Stating achievements on your CV

Your CV is a professional document which details your work history and skills – as a project professional you should look to ensure you are demonstrating your ability to add value and administer change. The nature of project management is to achieve a change and as such you should be addressing your achievements in your CV. If you are a seasoned project professional either deliverer or supporter of projects you will have a list of completed and ongoing projects which could fulfil a thesis word count requirement. Therefore it is important to describe the types of projects in your remit and save a dedicated section on the CV to bullet point a few of your key achievements. Personally I would look to create a good long list of key achievements and interchange them on your CV for a more tailored application – ensuring you are highlighting projects which are particularly relevant to the role you are applying for.

The key to writing key achievements is to be clear and concise; consider these points when constructing your bullets:

  1. What is the project / task in hand – give a brief description.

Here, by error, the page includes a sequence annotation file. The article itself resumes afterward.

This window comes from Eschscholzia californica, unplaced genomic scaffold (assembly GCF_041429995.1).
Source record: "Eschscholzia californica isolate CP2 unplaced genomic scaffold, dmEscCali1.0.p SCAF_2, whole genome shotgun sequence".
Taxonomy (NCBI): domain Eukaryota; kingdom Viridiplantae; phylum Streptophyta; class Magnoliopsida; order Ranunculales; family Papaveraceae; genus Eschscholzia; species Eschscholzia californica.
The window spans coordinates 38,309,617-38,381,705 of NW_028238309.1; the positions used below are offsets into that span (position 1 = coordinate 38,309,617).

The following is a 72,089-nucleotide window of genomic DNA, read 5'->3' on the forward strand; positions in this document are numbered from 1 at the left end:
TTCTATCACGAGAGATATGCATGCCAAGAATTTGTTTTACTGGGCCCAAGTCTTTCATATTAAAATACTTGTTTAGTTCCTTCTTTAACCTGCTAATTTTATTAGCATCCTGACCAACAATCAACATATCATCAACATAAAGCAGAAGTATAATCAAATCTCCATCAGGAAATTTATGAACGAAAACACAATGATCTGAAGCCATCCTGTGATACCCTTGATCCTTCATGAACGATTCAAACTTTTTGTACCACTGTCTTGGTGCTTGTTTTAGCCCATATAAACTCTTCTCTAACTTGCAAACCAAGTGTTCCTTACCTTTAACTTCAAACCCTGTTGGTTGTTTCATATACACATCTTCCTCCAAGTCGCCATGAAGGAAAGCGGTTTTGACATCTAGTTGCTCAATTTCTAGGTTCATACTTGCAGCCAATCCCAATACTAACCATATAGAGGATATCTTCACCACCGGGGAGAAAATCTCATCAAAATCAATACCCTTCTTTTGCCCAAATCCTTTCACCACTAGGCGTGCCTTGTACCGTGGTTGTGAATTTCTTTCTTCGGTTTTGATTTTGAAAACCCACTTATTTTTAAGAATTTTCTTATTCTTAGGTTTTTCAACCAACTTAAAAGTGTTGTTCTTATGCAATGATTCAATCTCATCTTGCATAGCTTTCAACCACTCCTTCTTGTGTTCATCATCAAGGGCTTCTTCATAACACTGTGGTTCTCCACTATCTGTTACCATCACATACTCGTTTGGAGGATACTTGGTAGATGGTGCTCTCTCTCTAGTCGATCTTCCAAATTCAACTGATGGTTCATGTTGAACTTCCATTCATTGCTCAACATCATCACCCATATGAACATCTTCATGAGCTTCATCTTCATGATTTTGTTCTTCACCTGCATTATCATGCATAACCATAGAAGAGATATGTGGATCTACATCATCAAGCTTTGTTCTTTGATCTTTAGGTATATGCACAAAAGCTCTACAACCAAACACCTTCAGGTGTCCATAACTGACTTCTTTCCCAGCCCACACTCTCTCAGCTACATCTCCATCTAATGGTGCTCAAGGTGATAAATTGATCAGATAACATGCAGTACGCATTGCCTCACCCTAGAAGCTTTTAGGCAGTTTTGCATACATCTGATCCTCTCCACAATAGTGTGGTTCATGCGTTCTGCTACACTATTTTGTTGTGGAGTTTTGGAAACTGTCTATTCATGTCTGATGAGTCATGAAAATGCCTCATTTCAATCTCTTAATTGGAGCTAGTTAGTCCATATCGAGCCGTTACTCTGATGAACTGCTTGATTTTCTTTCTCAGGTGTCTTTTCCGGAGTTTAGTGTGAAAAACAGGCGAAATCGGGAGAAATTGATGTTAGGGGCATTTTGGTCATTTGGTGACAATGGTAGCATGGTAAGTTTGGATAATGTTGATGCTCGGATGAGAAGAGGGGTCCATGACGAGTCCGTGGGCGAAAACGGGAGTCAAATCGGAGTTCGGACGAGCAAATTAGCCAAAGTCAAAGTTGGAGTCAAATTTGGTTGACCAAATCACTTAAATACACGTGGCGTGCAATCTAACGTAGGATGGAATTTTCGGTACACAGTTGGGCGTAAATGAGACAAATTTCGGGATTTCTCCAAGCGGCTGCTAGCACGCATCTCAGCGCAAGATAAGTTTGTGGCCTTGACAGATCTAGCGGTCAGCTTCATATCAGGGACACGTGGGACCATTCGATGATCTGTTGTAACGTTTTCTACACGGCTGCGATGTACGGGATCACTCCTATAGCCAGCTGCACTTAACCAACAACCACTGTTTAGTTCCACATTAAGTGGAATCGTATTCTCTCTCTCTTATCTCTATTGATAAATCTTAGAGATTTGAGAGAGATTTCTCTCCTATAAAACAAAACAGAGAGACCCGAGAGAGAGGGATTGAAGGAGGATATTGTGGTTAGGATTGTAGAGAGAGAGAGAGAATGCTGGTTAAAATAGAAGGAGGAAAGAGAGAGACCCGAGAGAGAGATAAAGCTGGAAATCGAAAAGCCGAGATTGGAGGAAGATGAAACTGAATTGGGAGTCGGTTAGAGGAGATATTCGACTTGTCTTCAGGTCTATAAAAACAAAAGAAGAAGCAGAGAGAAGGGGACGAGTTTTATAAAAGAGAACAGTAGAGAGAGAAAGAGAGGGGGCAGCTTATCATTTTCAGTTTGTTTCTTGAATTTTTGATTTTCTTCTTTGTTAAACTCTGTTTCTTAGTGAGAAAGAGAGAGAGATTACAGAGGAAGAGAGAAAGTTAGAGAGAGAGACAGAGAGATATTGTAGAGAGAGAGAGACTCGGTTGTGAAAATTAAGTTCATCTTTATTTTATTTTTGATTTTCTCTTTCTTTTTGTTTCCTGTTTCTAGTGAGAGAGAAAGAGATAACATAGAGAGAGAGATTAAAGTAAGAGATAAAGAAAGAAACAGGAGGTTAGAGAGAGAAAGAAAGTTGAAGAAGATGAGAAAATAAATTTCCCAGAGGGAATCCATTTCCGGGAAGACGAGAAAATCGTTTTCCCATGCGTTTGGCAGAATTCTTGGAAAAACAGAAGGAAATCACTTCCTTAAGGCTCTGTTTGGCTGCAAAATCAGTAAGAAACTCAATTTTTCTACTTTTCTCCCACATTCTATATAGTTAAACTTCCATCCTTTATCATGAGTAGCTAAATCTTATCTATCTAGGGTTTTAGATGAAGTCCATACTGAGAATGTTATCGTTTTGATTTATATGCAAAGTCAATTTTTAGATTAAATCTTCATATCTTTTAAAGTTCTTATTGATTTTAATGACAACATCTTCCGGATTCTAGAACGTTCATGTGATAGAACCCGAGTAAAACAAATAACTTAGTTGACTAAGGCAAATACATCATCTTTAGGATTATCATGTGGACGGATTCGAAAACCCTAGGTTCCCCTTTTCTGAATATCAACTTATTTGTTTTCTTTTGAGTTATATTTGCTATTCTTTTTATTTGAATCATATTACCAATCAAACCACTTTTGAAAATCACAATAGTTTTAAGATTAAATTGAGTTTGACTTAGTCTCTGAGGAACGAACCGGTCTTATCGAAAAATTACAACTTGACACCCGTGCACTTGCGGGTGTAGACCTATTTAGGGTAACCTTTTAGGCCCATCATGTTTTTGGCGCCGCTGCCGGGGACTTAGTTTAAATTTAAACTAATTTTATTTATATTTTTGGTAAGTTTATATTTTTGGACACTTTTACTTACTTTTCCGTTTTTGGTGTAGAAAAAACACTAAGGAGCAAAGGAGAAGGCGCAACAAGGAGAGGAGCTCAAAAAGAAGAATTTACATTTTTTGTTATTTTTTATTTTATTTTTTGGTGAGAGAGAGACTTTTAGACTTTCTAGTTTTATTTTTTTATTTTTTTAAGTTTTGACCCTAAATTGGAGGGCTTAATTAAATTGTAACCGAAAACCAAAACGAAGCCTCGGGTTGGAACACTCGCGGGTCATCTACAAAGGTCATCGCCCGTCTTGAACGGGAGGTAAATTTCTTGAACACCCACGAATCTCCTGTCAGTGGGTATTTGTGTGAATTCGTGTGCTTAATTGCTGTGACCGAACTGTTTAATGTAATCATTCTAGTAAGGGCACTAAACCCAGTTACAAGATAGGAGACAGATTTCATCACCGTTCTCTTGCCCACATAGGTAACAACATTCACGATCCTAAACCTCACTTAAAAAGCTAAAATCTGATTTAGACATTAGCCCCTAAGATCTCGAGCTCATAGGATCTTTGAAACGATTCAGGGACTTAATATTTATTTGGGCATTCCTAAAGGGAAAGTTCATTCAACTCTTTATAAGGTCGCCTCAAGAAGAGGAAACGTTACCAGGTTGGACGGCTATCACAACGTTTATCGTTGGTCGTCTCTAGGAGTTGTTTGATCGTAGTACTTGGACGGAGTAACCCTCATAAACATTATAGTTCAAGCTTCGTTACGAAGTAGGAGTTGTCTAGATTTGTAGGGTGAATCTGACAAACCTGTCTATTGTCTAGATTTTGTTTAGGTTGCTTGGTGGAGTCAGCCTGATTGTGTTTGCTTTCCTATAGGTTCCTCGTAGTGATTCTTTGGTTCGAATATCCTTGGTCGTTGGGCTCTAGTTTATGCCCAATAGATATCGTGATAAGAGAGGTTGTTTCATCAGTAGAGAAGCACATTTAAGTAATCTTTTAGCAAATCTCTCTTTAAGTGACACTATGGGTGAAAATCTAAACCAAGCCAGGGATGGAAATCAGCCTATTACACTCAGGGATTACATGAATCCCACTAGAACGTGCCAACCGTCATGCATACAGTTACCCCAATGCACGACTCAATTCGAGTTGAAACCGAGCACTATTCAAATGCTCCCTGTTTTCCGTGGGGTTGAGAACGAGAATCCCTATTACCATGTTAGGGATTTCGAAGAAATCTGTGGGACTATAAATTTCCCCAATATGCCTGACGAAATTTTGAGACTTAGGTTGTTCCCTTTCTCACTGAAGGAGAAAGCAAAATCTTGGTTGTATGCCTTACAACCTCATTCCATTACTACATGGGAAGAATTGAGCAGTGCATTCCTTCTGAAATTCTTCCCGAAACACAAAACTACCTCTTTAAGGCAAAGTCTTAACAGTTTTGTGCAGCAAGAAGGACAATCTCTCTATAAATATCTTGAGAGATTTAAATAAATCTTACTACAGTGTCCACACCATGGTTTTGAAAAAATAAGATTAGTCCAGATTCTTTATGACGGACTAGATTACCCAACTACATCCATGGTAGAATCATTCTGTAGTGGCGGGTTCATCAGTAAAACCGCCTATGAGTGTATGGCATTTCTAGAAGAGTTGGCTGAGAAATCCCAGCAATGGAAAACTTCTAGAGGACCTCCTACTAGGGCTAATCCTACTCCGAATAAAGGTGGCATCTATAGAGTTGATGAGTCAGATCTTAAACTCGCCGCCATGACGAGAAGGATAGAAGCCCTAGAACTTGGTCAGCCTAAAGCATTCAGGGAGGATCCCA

2. What was your input – remember the aim of a CV is to talk about you not your team, if you formed part of a team delivering XXX it is OK to state this but ensure you state your actual involvement.
  3. What was the outcome – what did you actually achieve from the project / task, talk about the benefits. Increasing productivity or reducing waste, can you add £’s or %’s here?

A CV should look to address 4 to 6 bullet points of key achievements – the aim is to give the hiring manager a flavour of what you can do and there will be ample opportunity to discuss other achievements at interview.

Adding the key achievements towards the top of the CV will assist the hiring manager in understanding your strengths from the outset and lends a nice flow to the document to follow into your most recent role. Try to avoid using achievements which are too old, using more recent examples is especially important for IT roles as technology moves along so quickly – the current work is likely to be of interest to the hiring manager.

If you were a product and wanting to sell well to the consumer the key elements of sales are what you can do – market yourself in the best light possible by highlighting your best attributes to the target audience. Your CV is your own marketing document – if you were to sit in the hiring managers’ shoes, what would you expect to see?

At The CV Righter we work with you to understand your best marketing skills and ensure you are selling yourself in the best light by taking your portfolio and hand picking the parts which are relevant to your target employers. For a free CV review visit: www.thecvrighter.co.uk

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